I love learning, so always enjoyed school. I was inspired by teachers, encouraged by classmates, and transported by new ideas. But as I got older I realized I couldn’t learn everything I wanted to know in a classroom. The way school taught things—as if the wisdom were trickling down from a smarter teacher to a less smart student—didn’t seem to work for many things it would be helpful to learn.
A recent New York Times article by Alison Gopnik, What Babies Know About Physics and Foreign Languages, confirmed my suspicion. It points to evidence that in children, learning by observation and experimentation allows for more creativity and spontaneity than learning from instruction.
“It’s not just that young children don’t need to be taught in order to learn. In fact, studies show that explicit instruction, the sort of teaching that goes with school and “parenting,” can be limiting. When children think they are being taught, they are much more likely to simply reproduce what the adult does, instead of creating something new….
We take it for granted that young children “get into everything.” But new studies of “active learning” show that when children play with toys they are acting a lot like scientists doing experiments. Preschoolers prefer to play with the toys that will teach them the most, and they play with those toys in just the way that will give them the most information about how the world works.”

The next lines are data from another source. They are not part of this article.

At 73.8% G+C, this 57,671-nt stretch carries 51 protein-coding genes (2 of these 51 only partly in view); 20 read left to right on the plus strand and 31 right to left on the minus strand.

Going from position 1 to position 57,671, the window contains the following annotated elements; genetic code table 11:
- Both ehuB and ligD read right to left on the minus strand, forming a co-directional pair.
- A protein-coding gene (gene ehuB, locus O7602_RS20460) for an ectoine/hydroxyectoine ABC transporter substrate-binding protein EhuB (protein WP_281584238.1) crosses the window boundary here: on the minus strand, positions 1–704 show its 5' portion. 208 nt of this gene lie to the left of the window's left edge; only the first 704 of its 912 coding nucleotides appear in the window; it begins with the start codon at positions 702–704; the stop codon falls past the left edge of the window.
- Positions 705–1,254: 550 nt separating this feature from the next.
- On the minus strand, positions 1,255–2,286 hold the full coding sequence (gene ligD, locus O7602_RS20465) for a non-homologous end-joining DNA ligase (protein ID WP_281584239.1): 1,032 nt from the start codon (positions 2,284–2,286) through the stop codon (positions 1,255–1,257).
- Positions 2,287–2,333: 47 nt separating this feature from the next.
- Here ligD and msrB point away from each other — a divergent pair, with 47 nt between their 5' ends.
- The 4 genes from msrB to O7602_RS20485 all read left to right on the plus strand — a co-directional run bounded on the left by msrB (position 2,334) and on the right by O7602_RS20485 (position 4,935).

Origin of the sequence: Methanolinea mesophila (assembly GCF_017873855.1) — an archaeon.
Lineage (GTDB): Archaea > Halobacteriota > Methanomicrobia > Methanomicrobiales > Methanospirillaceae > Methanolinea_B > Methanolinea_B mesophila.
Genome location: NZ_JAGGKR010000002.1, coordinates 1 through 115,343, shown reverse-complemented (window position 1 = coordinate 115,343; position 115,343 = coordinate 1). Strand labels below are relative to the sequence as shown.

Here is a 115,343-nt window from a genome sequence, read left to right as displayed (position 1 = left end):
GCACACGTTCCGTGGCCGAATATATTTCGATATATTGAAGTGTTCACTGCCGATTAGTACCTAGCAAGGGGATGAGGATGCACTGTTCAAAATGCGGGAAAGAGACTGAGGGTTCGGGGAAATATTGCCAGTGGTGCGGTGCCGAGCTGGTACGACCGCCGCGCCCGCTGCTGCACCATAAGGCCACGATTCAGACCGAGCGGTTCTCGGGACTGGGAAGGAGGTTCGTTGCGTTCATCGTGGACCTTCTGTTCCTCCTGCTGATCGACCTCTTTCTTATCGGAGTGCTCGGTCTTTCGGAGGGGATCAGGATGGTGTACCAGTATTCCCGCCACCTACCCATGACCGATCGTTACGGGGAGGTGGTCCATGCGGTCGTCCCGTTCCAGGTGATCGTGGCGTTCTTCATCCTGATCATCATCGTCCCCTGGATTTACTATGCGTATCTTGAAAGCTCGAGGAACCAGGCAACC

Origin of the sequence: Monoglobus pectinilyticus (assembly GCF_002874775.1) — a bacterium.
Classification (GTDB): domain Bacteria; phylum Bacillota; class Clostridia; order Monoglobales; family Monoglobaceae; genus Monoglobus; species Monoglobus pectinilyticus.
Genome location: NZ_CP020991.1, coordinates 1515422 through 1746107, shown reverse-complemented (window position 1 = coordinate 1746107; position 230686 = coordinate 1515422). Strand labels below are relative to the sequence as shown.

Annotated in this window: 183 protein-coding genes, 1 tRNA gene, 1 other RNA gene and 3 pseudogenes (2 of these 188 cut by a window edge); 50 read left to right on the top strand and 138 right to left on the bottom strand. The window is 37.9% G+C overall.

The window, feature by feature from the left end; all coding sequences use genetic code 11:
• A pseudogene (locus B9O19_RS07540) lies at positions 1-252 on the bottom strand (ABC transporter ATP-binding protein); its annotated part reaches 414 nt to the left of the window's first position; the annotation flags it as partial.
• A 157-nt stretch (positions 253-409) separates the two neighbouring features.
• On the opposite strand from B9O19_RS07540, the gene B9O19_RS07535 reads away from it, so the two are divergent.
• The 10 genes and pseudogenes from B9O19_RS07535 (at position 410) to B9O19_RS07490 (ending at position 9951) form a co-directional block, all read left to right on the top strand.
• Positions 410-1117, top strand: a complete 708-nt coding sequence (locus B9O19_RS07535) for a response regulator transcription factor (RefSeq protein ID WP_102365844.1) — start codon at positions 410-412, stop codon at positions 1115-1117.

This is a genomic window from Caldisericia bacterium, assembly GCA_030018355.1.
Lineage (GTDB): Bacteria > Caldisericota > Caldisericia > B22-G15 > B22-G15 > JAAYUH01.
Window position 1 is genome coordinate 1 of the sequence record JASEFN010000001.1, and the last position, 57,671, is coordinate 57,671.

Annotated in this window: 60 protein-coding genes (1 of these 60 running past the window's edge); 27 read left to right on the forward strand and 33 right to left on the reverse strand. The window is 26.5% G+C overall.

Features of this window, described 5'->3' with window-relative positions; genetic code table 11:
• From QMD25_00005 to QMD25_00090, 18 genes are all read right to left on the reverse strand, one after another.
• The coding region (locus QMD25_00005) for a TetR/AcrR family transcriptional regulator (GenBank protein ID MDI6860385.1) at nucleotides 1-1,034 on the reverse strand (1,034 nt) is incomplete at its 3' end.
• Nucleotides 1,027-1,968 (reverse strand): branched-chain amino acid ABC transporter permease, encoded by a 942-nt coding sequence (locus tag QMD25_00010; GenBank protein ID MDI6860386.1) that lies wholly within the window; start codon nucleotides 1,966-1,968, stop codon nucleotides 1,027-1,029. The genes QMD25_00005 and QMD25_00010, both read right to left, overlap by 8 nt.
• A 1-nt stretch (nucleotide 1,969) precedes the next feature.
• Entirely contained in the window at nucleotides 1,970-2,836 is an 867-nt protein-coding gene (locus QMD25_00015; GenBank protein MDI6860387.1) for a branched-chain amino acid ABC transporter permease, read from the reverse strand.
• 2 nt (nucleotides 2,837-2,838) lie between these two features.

After getting a degree in Art History, where I learned from others what was good art and what was not, I studied horticulture for two years in a program that was part hands-on and part classroom education. The approach was such a revelation—you could learn about soil structure all you want in the classroom, but getting your hands in the dirt was the only real way to get to know the soil. And once you get to know soil, you can then do marvelous things with it—grow food, create beautiful gardens, make bricks, throw a ceramic pot—wherever your imagination takes you.
Writer Hugh MacLeod says, “Everyone is born creative; everyone is given a box of crayons in kindergarten. Then when you hit puberty they take the crayons away and replace them with dry, uninspiring books on algebra, history, etc. Being suddenly hit years later with the 'creative bug' is just a wee voice telling you, 'I'd like my crayons back, please.”
For me, the Feldenkrais Method® is a “creative bug.” It immerses me back in the “active learning” process, exploring, trying, and experimenting, leaving me with a sense of awe and a new way of being in the world.
written by Jenn Brown